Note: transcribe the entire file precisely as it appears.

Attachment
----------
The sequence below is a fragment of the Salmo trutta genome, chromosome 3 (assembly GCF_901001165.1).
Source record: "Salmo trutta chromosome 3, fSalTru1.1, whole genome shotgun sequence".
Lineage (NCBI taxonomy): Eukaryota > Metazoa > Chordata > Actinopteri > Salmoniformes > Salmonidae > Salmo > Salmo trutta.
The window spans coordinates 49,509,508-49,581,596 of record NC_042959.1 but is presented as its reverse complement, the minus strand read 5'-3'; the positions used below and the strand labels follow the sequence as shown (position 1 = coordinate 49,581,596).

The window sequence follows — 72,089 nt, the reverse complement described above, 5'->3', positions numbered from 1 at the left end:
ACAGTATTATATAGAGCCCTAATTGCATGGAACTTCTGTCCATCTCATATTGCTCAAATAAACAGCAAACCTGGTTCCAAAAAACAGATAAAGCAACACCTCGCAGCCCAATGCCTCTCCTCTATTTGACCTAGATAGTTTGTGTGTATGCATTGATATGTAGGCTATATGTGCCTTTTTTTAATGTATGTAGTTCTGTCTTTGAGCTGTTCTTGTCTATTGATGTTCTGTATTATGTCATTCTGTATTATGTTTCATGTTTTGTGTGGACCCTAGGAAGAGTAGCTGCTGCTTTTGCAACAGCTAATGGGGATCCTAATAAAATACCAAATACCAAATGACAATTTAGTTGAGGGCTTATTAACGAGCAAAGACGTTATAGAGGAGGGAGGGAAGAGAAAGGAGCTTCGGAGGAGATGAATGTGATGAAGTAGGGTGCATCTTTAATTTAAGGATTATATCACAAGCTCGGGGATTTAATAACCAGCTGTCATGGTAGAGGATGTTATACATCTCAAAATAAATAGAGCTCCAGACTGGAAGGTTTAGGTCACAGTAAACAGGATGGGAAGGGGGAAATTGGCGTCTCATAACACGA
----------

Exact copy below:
The sequence below is a fragment of the Salmo trutta genome, chromosome 3 (assembly GCF_901001165.1).
Source record: "Salmo trutta chromosome 3, fSalTru1.1, whole genome shotgun sequence".
Lineage (NCBI taxonomy): Eukaryota > Metazoa > Chordata > Actinopteri > Salmoniformes > Salmonidae > Salmo > Salmo trutta.
The window spans coordinates 49,509,508-49,581,596 of record NC_042959.1 but is presented as its reverse complement, the minus strand read 5'-3'; the positions used below and the strand labels follow the sequence as shown (position 1 = coordinate 49,581,596).

The window sequence follows — 72,089 nt, the reverse complement described above, 5'->3', positions numbered from 1 at the left end:
ACAGTATTATATAGAGCCCTAATTGCATGGAACTTCTGTCCATCTCATATTGCTCAAATAAACAGCAAACCTGGTTCCAAAAAACAGATAAAGCAACACCTCGCAGCCCAATGCCTCTCCTCTATTTGACCTAGATAGTTTGTGTGTATGCATTGATATGTAGGCTATATGTGCCTTTTTTTAATGTATGTAGTTCTGTCTTTGAGCTGTTCTTGTCTATTGATGTTCTGTATTATGTCATTCTGTATTATGTTTCATGTTTTGTGTGGACCCTAGGAAGAGTAGCTGCTGCTTTTGCAACAGCTAATGGGGATCCTAATAAAATACCAAATACCAAATGACAATTTAGTTGAGGGCTTATTAACGAGCAAAGACGTTATAGAGGAGGGAGGGAAGAGAAAGGAGCTTCGGAGGAGATGAATGTGATGAAGTAGGGTGCATCTTTAATTTAAGGATTATATCACAAGCTCGGGGATTTAATAACCAGCTGTCATGGTAGAGGATGTTATACATCTCAAAATAAATAGAGCTCCAGACTGGAAGGTTTAGGTCACAGTAAACAGGATGGGAAGGGGGAAATTGGCGTCTCATAACACGA